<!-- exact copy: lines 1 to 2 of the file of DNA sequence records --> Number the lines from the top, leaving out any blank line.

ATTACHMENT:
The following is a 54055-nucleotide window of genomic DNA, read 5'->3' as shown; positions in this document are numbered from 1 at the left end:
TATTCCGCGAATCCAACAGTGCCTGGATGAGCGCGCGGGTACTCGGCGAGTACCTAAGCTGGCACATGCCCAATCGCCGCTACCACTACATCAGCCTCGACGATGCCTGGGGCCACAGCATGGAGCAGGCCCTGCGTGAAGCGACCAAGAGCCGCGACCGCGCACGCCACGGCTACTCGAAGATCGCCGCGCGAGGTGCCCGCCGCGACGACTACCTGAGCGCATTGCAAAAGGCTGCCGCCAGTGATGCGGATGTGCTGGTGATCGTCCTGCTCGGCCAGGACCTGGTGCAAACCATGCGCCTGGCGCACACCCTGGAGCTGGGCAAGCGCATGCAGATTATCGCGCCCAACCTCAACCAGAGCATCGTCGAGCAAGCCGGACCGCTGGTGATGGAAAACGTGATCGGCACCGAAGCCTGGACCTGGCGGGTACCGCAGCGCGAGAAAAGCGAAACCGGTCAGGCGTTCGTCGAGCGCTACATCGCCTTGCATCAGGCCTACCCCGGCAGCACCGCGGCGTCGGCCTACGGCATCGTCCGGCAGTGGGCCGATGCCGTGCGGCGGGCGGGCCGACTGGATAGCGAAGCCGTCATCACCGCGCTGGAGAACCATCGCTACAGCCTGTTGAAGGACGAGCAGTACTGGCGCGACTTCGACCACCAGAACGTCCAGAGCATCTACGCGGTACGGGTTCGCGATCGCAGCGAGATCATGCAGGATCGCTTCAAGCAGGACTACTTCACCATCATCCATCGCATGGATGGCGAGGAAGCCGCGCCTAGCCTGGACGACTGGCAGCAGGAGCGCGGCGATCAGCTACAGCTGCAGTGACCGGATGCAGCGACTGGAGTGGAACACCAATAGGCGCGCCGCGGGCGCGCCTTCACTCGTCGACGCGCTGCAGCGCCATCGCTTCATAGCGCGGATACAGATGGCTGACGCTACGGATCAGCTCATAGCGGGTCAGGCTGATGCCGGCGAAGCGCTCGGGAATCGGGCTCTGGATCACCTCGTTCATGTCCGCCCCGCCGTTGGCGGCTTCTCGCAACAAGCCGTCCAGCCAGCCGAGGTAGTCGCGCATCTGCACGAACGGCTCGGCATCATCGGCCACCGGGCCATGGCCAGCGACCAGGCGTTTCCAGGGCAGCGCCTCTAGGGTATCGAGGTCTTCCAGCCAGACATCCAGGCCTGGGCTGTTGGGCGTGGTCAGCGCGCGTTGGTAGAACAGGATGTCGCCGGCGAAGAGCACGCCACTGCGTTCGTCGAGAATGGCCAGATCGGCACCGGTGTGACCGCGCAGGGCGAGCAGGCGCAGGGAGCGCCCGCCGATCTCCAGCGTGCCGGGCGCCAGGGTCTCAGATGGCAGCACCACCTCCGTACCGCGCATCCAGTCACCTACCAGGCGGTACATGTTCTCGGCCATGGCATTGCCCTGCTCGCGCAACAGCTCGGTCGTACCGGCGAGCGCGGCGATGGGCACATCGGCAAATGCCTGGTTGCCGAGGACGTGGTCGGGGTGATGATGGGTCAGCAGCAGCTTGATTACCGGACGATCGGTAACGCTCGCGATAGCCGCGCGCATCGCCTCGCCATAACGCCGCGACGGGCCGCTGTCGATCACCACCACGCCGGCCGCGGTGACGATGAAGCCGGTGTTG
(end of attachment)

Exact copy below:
The following is a 54055-nucleotide window of genomic DNA, read 5'->3' as shown; positions in this document are numbered from 1 at the left end:
TATTCCGCGAATCCAACAGTGCCTGGATGAGCGCGCGGGTACTCGGCGAGTACCTAAGCTGGCACATGCCCAATCGCCGCTACCACTACATCAGCCTCGACGATGCCTGGGGCCACAGCATGGAGCAGGCCCTGCGTGAAGCGACCAAGAGCCGCGACCGCGCACGCCACGGCTACTCGAAGATCGCCGCGCGAGGTGCCCGCCGCGACGACTACCTGAGCGCATTGCAAAAGGCTGCCGCCAGTGATGCGGATGTGCTGGTGATCGTCCTGCTCGGCCAGGACCTGGTGCAAACCATGCGCCTGGCGCACACCCTGGAGCTGGGCAAGCGCATGCAGATTATCGCGCCCAACCTCAACCAGAGCATCGTCGAGCAAGCCGGACCGCTGGTGATGGAAAACGTGATCGGCACCGAAGCCTGGACCTGGCGGGTACCGCAGCGCGAGAAAAGCGAAACCGGTCAGGCGTTCGTCGAGCGCTACATCGCCTTGCATCAGGCCTACCCCGGCAGCACCGCGGCGTCGGCCTACGGCATCGTCCGGCAGTGGGCCGATGCCGTGCGGCGGGCGGGCCGACTGGATAGCGAAGCCGTCATCACCGCGCTGGAGAACCATCGCTACAGCCTGTTGAAGGACGAGCAGTACTGGCGCGACTTCGACCACCAGAACGTCCAGAGCATCTACGCGGTACGGGTTCGCGATCGCAGCGAGATCATGCAGGATCGCTTCAAGCAGGACTACTTCACCATCATCCATCGCATGGATGGCGAGGAAGCCGCGCCTAGCCTGGACGACTGGCAGCAGGAGCGCGGCGATCAGCTACAGCTGCAGTGACCGGATGCAGCGACTGGAGTGGAACACCAATAGGCGCGCCGCGGGCGCGCCTTCACTCGTCGACGCGCTGCAGCGCCATCGCTTCATAGCGCGGATACAGATGGCTGACGCTACGGATCAGCTCATAGCGGGTCAGGCTGATGCCGGCGAAGCGCTCGGGAATCGGGCTCTGGATCACCTCGTTCATGTCCGCCCCGCCGTTGGCGGCTTCTCGCAACAAGCCGTCCAGCCAGCCGAGGTAGTCGCGCATCTGCACGAACGGCTCGGCATCATCGGCCACCGGGCCATGGCCAGCGACCAGGCGTTTCCAGGGCAGCGCCTCTAGGGTATCGAGGTCTTCCAGCCAGACATCCAGGCCTGGGCTGTTGGGCGTGGTCAGCGCGCGTTGGTAGAACAGGATGTCGCCGGCGAAGAGCACGCCACTGCGTTCGTCGAGAATGGCCAGATCGGCACCGGTGTGACCGCGCAGGGCGAGCAGGCGCAGGGAGCGCCCGCCGATCTCCAGCGTGCCGGGCGCCAGGGTCTCAGATGGCAGCACCACCTCCGTACCGCGCATCCAGTCACCTACCAGGCGGTACATGTTCTCGGCCATGGCATTGCCCTGCTCGCGCAACAGCTCGGTCGTACCGGCGAGCGCGGCGATGGGCACATCGGCAAATGCCTGGTTGCCGAGGACGTGGTCGGGGTGATGATGGGTCAGCAGCAGCTTGATTACCGGACGATCGGTAACGCTCGCGATAGCCGCGCGCATCGCCTCGCCATAACGCCGCGACGGGCCGCTGTCGATCACCACCACGCCGGCCGCGGTGACGATGAAGCCGGTGTTG